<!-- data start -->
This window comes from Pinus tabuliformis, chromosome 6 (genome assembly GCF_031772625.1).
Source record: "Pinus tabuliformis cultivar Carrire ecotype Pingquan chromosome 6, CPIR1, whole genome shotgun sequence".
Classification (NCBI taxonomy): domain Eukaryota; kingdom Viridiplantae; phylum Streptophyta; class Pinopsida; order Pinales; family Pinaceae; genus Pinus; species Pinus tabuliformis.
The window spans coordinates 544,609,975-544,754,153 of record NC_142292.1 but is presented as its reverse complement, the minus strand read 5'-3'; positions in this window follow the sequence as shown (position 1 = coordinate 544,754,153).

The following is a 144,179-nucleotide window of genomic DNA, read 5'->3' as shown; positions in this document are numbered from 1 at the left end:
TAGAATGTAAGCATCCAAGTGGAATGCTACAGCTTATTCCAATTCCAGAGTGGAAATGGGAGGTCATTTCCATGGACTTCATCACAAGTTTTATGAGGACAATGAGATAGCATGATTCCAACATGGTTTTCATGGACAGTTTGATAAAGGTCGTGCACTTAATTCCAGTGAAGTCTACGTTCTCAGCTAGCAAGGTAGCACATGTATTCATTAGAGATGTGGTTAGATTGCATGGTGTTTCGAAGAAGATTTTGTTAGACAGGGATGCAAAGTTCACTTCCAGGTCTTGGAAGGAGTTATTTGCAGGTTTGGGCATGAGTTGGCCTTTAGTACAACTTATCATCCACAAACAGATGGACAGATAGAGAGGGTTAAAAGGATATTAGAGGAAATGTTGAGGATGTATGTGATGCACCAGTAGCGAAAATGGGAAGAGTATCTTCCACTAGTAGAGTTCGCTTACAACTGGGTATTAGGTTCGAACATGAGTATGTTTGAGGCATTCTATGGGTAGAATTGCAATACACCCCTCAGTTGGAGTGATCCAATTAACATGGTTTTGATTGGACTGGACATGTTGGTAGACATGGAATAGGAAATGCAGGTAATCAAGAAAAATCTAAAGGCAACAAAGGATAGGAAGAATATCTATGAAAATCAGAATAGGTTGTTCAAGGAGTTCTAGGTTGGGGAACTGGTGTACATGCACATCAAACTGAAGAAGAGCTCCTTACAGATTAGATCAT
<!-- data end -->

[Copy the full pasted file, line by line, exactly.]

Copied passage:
This window comes from Pinus tabuliformis, chromosome 6 (genome assembly GCF_031772625.1).
Source record: "Pinus tabuliformis cultivar Carrire ecotype Pingquan chromosome 6, CPIR1, whole genome shotgun sequence".
Classification (NCBI taxonomy): domain Eukaryota; kingdom Viridiplantae; phylum Streptophyta; class Pinopsida; order Pinales; family Pinaceae; genus Pinus; species Pinus tabuliformis.
The window spans coordinates 544,609,975-544,754,153 of record NC_142292.1 but is presented as its reverse complement, the minus strand read 5'-3'; positions in this window follow the sequence as shown (position 1 = coordinate 544,754,153).

The following is a 144,179-nucleotide window of genomic DNA, read 5'->3' as shown; positions in this document are numbered from 1 at the left end:
TAGAATGTAAGCATCCAAGTGGAATGCTACAGCTTATTCCAATTCCAGAGTGGAAATGGGAGGTCATTTCCATGGACTTCATCACAAGTTTTATGAGGACAATGAGATAGCATGATTCCAACATGGTTTTCATGGACAGTTTGATAAAGGTCGTGCACTTAATTCCAGTGAAGTCTACGTTCTCAGCTAGCAAGGTAGCACATGTATTCATTAGAGATGTGGTTAGATTGCATGGTGTTTCGAAGAAGATTTTGTTAGACAGGGATGCAAAGTTCACTTCCAGGTCTTGGAAGGAGTTATTTGCAGGTTTGGGCATGAGTTGGCCTTTAGTACAACTTATCATCCACAAACAGATGGACAGATAGAGAGGGTTAAAAGGATATTAGAGGAAATGTTGAGGATGTATGTGATGCACCAGTAGCGAAAATGGGAAGAGTATCTTCCACTAGTAGAGTTCGCTTACAACTGGGTATTAGGTTCGAACATGAGTATGTTTGAGGCATTCTATGGGTAGAATTGCAATACACCCCTCAGTTGGAGTGATCCAATTAACATGGTTTTGATTGGACTGGACATGTTGGTAGACATGGAATAGGAAATGCAGGTAATCAAGAAAAATCTAAAGGCAACAAAGGATAGGAAGAATATCTATGAAAATCAGAATAGGTTGTTCAAGGAGTTCTAGGTTGGGGAACTGGTGTACATGCACATCAAACTGAAGAAGAGCTCCTTACAGATTAGATCAT